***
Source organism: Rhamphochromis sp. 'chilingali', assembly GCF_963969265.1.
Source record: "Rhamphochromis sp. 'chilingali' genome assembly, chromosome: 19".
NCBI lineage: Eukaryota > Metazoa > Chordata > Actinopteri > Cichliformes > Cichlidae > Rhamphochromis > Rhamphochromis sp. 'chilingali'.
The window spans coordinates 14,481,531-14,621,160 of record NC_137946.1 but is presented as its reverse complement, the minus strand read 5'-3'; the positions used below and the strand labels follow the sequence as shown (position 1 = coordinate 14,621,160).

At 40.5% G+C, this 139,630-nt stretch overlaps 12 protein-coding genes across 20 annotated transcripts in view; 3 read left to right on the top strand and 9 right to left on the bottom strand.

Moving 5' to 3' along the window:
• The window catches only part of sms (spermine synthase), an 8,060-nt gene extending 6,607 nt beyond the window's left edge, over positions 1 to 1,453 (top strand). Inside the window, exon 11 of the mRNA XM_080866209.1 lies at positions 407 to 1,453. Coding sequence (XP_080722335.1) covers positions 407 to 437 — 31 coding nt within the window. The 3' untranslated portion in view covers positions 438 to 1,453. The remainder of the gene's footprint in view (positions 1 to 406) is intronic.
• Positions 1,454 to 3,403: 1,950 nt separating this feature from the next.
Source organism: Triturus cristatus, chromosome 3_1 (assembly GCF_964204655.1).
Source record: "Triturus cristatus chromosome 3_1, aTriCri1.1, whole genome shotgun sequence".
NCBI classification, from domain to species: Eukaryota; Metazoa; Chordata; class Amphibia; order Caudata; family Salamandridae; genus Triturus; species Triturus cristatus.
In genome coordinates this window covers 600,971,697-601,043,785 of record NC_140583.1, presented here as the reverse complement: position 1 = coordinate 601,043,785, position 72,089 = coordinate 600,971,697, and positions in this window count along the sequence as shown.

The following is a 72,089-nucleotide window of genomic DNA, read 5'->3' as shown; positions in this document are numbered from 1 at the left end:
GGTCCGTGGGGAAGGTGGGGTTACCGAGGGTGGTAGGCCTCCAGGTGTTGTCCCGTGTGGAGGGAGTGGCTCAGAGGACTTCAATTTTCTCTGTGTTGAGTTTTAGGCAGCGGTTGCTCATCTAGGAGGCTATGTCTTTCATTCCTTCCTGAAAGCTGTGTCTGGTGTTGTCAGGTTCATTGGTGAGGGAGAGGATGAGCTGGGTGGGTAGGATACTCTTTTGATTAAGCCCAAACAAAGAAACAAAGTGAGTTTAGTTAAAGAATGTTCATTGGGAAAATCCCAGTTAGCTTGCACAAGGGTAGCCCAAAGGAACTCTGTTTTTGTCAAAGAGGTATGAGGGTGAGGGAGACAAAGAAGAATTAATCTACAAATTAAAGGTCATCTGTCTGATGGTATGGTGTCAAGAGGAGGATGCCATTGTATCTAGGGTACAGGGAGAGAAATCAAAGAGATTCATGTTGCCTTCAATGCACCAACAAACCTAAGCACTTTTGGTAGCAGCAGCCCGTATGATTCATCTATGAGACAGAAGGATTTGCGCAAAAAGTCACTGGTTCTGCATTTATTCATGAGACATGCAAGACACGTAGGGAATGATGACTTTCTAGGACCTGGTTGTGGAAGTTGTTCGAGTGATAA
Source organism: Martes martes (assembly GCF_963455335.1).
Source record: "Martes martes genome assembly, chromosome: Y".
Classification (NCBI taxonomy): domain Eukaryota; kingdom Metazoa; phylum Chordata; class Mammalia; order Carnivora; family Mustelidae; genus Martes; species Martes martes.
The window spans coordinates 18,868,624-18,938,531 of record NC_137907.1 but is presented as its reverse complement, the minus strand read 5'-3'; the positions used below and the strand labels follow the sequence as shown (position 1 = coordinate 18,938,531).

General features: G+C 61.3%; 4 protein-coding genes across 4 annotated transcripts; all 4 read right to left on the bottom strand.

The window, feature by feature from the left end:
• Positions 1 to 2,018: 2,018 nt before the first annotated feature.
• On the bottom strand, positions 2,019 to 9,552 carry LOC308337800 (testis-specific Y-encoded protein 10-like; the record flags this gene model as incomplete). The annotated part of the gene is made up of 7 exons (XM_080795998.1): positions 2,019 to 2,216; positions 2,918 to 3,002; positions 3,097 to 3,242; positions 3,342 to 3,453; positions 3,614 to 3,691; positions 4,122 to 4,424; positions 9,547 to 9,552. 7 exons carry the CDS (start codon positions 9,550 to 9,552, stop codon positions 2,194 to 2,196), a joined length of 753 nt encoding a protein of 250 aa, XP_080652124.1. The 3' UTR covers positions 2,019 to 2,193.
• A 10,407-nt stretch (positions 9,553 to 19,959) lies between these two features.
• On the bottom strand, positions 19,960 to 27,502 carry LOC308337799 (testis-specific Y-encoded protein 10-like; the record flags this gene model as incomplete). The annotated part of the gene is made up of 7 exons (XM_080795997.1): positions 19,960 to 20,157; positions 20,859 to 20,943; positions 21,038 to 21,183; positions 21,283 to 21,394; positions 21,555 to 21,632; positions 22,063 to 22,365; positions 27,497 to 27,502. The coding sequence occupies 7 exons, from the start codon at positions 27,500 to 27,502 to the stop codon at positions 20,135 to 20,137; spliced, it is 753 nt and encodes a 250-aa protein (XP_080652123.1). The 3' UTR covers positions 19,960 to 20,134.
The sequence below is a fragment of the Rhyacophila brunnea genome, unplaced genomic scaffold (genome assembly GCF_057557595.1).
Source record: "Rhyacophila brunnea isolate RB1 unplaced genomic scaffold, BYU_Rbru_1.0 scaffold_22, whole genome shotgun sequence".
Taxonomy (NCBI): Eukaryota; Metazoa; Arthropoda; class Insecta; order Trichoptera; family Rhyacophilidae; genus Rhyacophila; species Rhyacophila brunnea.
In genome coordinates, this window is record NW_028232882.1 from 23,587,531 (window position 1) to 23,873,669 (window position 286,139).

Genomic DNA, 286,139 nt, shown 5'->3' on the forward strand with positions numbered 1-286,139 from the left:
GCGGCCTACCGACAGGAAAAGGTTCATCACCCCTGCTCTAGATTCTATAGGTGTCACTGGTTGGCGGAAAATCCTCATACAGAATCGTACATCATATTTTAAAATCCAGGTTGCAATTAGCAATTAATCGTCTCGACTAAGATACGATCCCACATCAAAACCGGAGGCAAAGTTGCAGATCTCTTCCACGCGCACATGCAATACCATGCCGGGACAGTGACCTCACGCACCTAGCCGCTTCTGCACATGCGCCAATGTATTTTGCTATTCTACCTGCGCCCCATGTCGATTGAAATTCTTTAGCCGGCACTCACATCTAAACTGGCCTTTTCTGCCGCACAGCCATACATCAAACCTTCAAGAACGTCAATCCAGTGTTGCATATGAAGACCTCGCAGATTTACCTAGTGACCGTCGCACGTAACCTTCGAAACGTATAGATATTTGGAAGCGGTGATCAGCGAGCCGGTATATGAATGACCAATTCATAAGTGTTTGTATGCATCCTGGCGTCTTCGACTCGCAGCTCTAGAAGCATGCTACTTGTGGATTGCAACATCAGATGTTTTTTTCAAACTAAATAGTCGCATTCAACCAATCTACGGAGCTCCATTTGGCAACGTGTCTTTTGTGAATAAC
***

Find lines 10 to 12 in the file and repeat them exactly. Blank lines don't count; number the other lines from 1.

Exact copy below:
Source record: "Triturus cristatus chromosome 3_1, aTriCri1.1, whole genome shotgun sequence".
NCBI classification, from domain to species: Eukaryota; Metazoa; Chordata; class Amphibia; order Caudata; family Salamandridae; genus Triturus; species Triturus cristatus.
In genome coordinates this window covers 600,971,697-601,043,785 of record NC_140583.1, presented here as the reverse complement: position 1 = coordinate 601,043,785, position 72,089 = coordinate 600,971,697, and positions in this window count along the sequence as shown.